By Gaby Dufresne-Cyr, CBT
When I was a kid, we had Great Danes. These majestic creatures were big, bold, and never shied away from all our childish shenanigans. We started with one, then we had puppies, so we ended up with two, you know how the story goes. We had a molosser breed because Great Danes were big friendly dogs. With time it seems, Great Danes, molossus, and other breeds have become monster dogs.
Molosser means mastiff type. In French, a mastiff is called a Dogue (pronounced dog). Actually, Molosser is the proper term to describe what people call bullies. Dogue Allemand (German Mastiff), Dogue de Bordeau (French Mastiff), Dogo Argentino (Argentinian Mastiff), Dogue Napolitain (Neapolitan Mastiff), Broholmer (Danish Mastiff), Dogue Anglais (English Mastiff), Anatolian Mastiff (Turkish Mastiff) all belong to the mastiff group, AKA molosser, AKA bully, AKA dogue. There are so many molosser breeds I can't name them all here, but you can visit this page to find out more.
Breeding Function or Fashion
I'll probably make enemies in the dog breeding community with this article, but I have to speak up. Today's Great Danes look and behave nothing like my childhood dogs. They have narrow chests, are lightweight, nervous, fearful, and prone to so many diseases, books have a chapter dedicated to the subject. Mind you this is not only happening with Great Danes, other breeds are seriously affected by our lack of consideration for their psychological and physical well-being.
I know I'm over-generalizing, but like my friend says, Gotta make outrageous claims if I'm gonna keep you awake. Seriously though, when we choose fashion over function we're changing our companions into monster dogs. The new norm in dog breeding is to exaggerate physical characteristics because the strange, uncommon, and peculiar dog is what we all want. Why, do you ask? Because a unique dog makes us, well, unique.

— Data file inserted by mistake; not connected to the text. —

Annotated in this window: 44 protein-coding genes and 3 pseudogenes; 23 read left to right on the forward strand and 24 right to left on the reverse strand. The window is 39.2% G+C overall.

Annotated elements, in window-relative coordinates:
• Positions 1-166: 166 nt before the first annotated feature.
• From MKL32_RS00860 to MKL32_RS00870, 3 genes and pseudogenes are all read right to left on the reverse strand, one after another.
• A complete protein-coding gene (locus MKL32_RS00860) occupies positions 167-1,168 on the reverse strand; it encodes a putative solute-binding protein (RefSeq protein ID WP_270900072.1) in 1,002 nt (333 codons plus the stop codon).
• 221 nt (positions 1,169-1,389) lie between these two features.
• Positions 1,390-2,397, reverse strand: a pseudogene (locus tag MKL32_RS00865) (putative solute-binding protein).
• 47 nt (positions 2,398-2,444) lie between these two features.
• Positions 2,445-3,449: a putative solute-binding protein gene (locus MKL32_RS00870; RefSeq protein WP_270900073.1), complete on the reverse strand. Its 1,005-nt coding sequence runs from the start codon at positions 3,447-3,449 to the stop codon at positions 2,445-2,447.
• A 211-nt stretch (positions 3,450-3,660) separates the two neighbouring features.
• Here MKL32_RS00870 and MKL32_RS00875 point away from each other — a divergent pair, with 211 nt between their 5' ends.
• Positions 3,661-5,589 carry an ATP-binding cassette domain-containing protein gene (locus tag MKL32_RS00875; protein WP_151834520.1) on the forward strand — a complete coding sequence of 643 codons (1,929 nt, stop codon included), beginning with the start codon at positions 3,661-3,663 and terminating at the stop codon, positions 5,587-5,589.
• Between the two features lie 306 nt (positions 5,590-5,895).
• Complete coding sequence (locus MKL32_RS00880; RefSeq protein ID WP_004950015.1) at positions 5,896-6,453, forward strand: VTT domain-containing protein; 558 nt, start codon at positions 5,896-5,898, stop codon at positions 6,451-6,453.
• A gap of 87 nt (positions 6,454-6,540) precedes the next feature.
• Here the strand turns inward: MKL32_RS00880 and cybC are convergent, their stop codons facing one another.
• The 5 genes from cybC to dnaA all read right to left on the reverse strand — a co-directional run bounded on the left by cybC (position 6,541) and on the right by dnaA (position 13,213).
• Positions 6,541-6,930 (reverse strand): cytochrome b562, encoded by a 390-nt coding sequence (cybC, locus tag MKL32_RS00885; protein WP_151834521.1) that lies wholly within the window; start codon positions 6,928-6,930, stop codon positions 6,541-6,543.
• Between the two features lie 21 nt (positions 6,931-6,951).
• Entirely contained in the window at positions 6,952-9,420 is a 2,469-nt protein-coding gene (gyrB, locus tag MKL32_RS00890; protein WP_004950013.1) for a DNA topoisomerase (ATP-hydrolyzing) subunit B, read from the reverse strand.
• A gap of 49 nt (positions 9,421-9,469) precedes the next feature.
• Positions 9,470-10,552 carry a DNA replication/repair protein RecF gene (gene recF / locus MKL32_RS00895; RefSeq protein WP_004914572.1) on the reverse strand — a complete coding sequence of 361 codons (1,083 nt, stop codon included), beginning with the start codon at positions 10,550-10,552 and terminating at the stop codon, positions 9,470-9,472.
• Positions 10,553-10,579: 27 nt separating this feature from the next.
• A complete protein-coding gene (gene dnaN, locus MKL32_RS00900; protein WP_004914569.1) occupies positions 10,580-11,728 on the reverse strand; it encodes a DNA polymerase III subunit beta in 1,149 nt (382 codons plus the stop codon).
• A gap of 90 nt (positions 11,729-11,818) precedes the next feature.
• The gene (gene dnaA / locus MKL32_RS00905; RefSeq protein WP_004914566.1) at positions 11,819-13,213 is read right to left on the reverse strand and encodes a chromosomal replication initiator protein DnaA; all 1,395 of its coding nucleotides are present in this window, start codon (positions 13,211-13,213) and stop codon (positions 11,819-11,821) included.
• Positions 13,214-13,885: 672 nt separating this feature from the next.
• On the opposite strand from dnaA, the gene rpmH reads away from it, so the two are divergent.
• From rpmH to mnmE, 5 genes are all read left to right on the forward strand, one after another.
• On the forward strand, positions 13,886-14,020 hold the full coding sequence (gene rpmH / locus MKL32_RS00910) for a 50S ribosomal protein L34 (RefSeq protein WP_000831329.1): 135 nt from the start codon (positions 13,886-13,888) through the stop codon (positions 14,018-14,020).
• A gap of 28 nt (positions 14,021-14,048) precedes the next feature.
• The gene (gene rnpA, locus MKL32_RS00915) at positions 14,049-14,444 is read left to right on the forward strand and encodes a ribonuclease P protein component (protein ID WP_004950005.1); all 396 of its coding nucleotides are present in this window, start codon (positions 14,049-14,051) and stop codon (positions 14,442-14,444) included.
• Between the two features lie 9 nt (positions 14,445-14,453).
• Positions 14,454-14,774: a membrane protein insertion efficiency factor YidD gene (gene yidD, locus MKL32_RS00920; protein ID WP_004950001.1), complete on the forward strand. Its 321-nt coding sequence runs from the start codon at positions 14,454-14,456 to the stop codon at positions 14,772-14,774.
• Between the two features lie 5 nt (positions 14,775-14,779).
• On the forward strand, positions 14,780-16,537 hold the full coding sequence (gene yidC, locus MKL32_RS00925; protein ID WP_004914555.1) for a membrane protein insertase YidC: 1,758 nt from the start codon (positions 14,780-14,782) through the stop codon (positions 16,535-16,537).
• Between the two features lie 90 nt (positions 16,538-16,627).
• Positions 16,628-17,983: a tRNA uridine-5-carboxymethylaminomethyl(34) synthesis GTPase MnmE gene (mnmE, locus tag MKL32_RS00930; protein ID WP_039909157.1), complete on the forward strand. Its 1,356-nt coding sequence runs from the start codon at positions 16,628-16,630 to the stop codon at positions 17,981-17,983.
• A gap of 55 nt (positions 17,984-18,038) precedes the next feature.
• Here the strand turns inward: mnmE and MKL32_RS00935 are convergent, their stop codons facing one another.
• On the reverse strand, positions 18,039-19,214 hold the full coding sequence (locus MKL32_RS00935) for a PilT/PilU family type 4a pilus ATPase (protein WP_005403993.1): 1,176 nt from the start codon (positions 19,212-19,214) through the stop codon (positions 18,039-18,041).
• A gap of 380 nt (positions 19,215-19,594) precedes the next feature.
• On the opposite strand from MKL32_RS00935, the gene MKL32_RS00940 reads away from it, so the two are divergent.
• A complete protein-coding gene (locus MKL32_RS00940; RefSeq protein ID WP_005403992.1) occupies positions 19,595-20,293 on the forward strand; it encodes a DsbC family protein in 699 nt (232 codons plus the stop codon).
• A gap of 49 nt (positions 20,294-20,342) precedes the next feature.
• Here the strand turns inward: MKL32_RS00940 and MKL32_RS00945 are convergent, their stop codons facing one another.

Morals & Ethics
There is absolutely no function to excessive hair, skin, a brachycephalic face, twisted legs, extra-long ears, or low hindquarters. I believe it's our role to educate the population about poor breeding choices. We need to stop the trend and ask ourselves, as pet guardians and professionals, where do we draw the line? Do we want to breed for function or fashion? I think the time has come to turn the tide and stop breeding dysfunctional pets and start breeding functional friends.
I want to grow old and see beautiful dogs walking and working within their human teams. I want to watch Retrievers bring back rubber ducks from a hidden pool. I want to hug a Molosser dog without him shying away. I want to see Shepherds herd animals. I want to see Terriers dig out plastic rats. I want to see running dogs run. My question to you is what do you want to see? I'll leave you with these words "...You want the enjoyment from that animal [dogs] and you're willing to do almost anything to the animal to get that enjoyment out." - Raymond Coppinger
- Molosser Dogs
- Extreme Breeding
- Canadian Kennel Club Breed Standards